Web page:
Bear Butte, South Dakota

Steven Dutch, Professor Emeritus, Natural and Applied Sciences, Universityof Wisconsin - Green Bay

Bear Butte is one of numerous small laccoliths in the northern Black hills. It is also a sacred site to the Lakota.

Views From East


Views From South

Left and below: Views from sd34. The white-capped ridge on the right is not igneous rock at all but an upturned collar of Paha Sapa (Madison) Limestone.
Left and below: Views from sd79

The Rocks

Left and below: The rocks of the laccolith are as utterly monotonous as possible.
Left: the only variety in the rocks is provided by occasional zones of slightly darker and more vitreous rock.

The Summit Trail

In the sketch map above the summit trail is shown approximately in purple.


Through the Saddle

Once over the eastern spur and through the saddle, there is a wonderful view of the high plains to the north and east. The long and very straight stream is Spring Creek.

Looking down onto the upturned collar of Paha Sapa Limestone on the northeast side of Bear Butte
Looking back along the trail to the saddle and the eastern spur.
The eastern spur with the ridge of Paha Sapa Limestone beyond it.
Switchbacks just below the summit looking south along sd79.
Last switchback before the summit.
It doesn't seem fair that after huffing and puffing up 800 vertical feet, you should be able to look down and see your car.

Panorama looking southeast showing the upturned Paha Sapa ridge in the left middle distance.

Looking south and southwest. Bear Butte Lake is at right and sd79 in the center. Harney Peak is just barely visible above the far end of the road. It barely peeks over the intervening hills.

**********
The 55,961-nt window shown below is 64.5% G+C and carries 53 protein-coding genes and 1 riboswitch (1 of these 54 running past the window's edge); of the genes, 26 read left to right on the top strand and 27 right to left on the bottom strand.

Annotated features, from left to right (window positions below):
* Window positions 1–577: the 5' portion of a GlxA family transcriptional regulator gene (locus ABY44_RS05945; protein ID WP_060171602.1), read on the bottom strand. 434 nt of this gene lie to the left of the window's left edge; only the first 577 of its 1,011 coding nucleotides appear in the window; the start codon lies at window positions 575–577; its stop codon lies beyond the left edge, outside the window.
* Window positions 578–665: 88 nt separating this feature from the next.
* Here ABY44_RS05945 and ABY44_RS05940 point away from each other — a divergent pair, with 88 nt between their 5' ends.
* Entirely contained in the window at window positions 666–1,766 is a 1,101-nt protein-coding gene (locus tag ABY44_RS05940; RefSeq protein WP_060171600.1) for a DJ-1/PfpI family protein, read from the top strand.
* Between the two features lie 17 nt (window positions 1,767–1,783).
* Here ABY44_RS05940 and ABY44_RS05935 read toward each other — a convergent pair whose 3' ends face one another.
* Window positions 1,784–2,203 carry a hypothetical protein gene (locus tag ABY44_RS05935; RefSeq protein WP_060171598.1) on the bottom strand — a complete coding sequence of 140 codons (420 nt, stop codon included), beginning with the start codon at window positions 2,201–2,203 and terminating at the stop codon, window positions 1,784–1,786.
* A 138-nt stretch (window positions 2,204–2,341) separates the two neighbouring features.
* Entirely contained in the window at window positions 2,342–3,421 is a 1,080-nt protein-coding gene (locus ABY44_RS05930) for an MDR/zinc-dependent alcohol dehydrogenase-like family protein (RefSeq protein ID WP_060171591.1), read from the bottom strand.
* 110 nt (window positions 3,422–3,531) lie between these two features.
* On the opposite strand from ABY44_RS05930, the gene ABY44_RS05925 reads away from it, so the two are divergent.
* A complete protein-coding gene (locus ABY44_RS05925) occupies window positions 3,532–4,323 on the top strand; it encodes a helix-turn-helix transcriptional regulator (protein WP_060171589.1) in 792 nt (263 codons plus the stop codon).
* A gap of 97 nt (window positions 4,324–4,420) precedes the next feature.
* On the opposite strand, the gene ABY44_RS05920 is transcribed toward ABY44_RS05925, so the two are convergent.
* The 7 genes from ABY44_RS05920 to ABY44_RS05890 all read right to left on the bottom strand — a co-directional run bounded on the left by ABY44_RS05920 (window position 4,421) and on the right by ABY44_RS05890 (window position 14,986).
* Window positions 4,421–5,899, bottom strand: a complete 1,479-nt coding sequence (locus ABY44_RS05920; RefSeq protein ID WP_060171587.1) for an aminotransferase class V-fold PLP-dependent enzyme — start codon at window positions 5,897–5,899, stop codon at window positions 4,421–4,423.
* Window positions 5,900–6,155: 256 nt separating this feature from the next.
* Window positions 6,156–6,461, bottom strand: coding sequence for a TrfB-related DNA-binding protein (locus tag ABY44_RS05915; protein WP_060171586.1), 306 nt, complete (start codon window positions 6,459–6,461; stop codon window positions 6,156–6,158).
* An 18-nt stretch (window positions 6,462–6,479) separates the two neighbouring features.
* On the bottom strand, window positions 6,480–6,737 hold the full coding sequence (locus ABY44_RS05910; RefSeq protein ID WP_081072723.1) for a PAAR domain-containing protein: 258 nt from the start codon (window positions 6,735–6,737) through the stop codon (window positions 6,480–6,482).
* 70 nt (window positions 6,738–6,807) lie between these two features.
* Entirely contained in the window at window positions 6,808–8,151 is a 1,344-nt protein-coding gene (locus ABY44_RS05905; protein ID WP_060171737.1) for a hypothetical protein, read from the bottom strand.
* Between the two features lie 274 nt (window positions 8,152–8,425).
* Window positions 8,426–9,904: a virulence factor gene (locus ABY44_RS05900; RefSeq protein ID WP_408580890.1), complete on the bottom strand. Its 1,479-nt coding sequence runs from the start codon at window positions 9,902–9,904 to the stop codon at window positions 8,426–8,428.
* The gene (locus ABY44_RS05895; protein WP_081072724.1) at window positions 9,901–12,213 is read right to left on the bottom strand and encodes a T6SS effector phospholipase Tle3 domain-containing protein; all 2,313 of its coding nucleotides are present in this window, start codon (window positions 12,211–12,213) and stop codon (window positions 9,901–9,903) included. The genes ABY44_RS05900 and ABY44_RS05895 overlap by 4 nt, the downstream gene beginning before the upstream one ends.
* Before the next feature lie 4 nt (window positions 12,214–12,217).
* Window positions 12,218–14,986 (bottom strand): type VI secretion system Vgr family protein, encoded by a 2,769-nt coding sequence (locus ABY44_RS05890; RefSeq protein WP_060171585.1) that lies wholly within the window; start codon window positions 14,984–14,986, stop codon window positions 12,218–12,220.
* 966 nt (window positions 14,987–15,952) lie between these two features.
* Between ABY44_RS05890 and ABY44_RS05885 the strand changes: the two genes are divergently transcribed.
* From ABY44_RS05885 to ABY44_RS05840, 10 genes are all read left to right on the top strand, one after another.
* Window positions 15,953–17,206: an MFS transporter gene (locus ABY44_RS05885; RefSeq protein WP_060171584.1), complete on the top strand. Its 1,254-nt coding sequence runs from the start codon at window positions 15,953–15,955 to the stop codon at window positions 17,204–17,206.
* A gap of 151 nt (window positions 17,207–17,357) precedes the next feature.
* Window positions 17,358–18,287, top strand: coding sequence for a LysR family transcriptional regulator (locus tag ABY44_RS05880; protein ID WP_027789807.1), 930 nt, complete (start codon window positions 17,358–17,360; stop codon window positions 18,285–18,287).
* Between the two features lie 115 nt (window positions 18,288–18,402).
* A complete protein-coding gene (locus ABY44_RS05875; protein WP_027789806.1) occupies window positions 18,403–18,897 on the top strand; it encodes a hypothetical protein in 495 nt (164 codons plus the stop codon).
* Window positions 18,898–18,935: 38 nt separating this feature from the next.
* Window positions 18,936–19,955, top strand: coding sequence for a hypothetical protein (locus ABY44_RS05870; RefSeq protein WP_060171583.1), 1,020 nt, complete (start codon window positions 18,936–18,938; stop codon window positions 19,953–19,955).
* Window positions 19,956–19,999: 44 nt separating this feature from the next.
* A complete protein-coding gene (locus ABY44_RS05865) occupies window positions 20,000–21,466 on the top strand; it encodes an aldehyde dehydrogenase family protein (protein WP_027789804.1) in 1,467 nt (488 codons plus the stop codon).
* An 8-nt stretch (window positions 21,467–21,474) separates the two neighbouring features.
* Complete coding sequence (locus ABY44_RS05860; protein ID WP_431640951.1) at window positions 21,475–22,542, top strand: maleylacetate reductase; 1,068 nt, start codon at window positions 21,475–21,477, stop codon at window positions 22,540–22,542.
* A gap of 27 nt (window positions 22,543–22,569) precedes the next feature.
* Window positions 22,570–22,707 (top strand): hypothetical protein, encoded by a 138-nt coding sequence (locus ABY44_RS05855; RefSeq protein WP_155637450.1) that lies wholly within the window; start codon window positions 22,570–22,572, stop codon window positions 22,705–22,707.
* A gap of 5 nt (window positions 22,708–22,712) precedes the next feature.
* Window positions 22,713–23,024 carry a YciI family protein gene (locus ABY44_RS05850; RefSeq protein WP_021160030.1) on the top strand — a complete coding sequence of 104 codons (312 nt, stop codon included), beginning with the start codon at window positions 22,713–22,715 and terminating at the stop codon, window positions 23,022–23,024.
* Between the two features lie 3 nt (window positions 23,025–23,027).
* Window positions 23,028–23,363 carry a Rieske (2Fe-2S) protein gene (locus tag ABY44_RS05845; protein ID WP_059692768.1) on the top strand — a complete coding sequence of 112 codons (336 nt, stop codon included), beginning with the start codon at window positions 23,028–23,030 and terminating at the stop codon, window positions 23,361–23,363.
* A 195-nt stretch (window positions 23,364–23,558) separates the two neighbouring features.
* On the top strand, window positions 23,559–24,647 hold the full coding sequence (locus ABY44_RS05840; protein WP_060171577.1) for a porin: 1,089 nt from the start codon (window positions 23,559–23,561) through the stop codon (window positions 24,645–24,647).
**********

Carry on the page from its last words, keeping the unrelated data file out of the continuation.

Summit Panorama

This panorama actually spans more than 360 degrees, starting in the east looking along the summit ridge. However, different summit features appear at each end because the panorama uses frames taken from different vantage points.

The Western Dome

Bear Butte is a laccolith with a well defined upturned collar of Paleozoic rocks. The best exposed part of the collar is shown in blue. West of Bera Butte is a lower dome, possibly a laccolith that has not been exposed yet by erosion. The dome is visible on the surface as a series of cuestas (green). The cuestas are topographically obvious but lack good accessible outcrops. The best place to see the dip of the layers is where sd79 crosses the innermost cuesta. The road to the east just south of the stream affords the best views of the upturned collar on the northwest side of Bear Butte.

Left and below: views of the outer cuesta from the road just north of the reservoir.
Left and below: Views of Bear Butte from the northwest. The wooded hills at the base are the upturned collar of Paleozoic rocks around the laccolith.
Left: North-dipping cuesta of Minnelusa Formation along sd79. This is the most easily visible outcrop illustrating the structure of the western dome.
Left: The arcuate cuestas of the western dome are visible beyond the road (sd79). The Black hillsare in the distance.

Below: Additional views of the cuestas. Note the distinctive red of the Spearfish Formation below (east of) the road left of center.

Aerial Views

Views from 30,000 feet late in the afternoon. The peak is prominent and Bear Butte Lake is rimmed in white. The cuestas of the western dome stand out in shaded relief.

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Created 09 August 2004, Last Update 06 June 2020